I ran away from home at 14 years old. I didn’t grab a backpack and go sleep at a friend’s. I didn’t steal away in the middle of the night. Rather, I convinced my stunned parents to send me to Spain to live with a free-spirited aunt I barely knew.
The ensuing year, my sophomore year of high school, pretty much determined how I’d live my adult life—at least so far. Madrileños taught this cul-de-sac’d suburban boy how to take nightly strolls, to find refuge in cafes and bars, and otherwise live much of my life in public. Madrid turned me into what my mother calls a callejero—someone who’s always in the calle, or street.
But only recently have I realized how moving away at such a young age changed my very understanding of what home means.
If you ask me whether I love L.A., the city I was born in, raised around, and have lived in for more than 20 years, I’d say absolutely, yes. But my stated love for the place may not be based on any objective merits or anything this rapidly gentrifying city actually has to offer me.
In thinking about why people attach themselves to certain locations, I discovered that my own attachment to L.A. comes from two sources, both of them rather romantic.
First, I was baptized at La Placita Church, the same place my father was baptized in 1930. La Placita is across the street—and derives its name—from La Plaza, the center of the original pueblo of Los Angeles, which was founded in 1781. In other words, the very site of my baptism connects me to the origin story of my city on several levels—gathering together my familial, religious, ethnic, and civic identities. For me, La Placita is the epicenter of all that is genuinely L.A.
A city, in the final analysis, is the collection of stories its citizens tell about it. A truly great civic culture is the blending of millions of narratives into a powerful sense of belonging for as many of its residents as possible.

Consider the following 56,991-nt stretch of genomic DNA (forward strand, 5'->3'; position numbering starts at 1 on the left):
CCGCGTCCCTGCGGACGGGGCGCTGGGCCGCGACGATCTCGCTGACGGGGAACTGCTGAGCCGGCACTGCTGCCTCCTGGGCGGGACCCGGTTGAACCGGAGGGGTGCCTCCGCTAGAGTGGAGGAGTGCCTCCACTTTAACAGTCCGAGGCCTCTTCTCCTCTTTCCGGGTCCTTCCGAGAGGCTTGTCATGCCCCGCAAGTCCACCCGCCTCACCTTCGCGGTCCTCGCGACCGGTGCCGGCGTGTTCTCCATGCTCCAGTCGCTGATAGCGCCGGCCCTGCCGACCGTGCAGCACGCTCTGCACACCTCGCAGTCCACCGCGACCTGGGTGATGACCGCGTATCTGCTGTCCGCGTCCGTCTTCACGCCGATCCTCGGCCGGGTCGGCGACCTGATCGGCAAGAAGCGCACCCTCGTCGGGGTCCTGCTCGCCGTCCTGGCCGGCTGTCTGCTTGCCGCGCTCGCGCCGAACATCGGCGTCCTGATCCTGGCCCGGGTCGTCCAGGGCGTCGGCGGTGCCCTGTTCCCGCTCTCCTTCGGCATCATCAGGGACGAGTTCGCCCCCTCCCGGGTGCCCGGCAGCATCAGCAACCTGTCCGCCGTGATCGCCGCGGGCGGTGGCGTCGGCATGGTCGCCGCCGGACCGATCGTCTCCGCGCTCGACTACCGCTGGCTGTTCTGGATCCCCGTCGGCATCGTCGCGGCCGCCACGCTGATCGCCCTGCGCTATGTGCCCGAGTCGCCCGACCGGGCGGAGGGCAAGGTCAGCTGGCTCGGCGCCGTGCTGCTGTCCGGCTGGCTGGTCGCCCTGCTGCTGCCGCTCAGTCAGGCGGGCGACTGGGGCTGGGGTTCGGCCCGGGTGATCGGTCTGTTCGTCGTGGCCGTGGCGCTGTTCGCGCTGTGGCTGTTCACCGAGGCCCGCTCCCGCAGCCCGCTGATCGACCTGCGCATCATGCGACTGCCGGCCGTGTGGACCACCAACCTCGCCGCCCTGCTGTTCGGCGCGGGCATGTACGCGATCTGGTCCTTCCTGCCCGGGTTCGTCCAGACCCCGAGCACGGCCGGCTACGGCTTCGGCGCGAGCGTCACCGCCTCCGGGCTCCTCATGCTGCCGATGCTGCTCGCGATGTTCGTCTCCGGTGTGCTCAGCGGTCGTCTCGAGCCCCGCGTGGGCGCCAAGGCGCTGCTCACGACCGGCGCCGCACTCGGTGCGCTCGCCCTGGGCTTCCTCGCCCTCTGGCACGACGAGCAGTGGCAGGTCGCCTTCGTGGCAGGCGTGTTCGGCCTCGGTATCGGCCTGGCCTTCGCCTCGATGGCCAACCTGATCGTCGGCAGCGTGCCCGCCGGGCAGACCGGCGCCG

Popular culture, particularly in a city like L.A., plays a powerful role in this collective narrative. How many Angelenos have not heard classics like “I Love L.A.”, “Ventura Highway,” “It Was a Good Day,” or “Free Fallin’”? While in Spain, I gained a special love for Joni Mitchell’s “California,” and would sing it aloud whenever I got homesick.
The old adage tells us that home is where the heart is. But Tony Bennett convinced us long ago that you can leave your heart just about anywhere. Having moved away so young, I learned—through songs and movies—to mythologize home from a distance. And this is the second romanticized source of my Angeleno attachment: absentee nostalgia.
My personal understanding of home, then, wasn’t that of a city where I necessarily lived or even found comfort in, but rather a place where I often didn’t find myself and would occasionally long for. My love for Los Angeles, in other words, is driven largely by nostalgia, longing, and memory that goes well beyond my lived experience. Does this make my affection for the city any less real? I don’t think so.
But still, there’s nothing more replenishing of my attachment to home than the occasional—OK, frequent, if we’re honest—escape from it. I feel the need to leave Los Angeles every so often, as surely as I feel the exhilaration every time my plane touches back down at LAX upon my return.
The great geographer Yi-Fu Tuan has written elegantly about the eternal tension between place and space. “Place is security, space is freedom,” he writes. “We are attached to the one and long for the other.”
While my personal experience encourages me to love home from afar, I think L.A.’s often-maligned sense of placelessness—read freedom—simultaneously seduces me from a distance. Even the iconic view from my living room window—the palm trees, the Griffith Observatory, the Hollywood sign—sometimes makes me feel as if I were looking out at a distant Oz that remains perennially beyond my reach.
I’ve been traveling a great deal lately and the other day I realized that the only place I’ve felt jet -lagged was in Los Angeles, which seemed sort of perfect. I had that wonderfully fuzzy far-from-home feeling right here—at home.
Gregory Rodriguez is the founder and publisher of Zócalo Public Square.
*Photo courtesy of Gregory Rodriguez.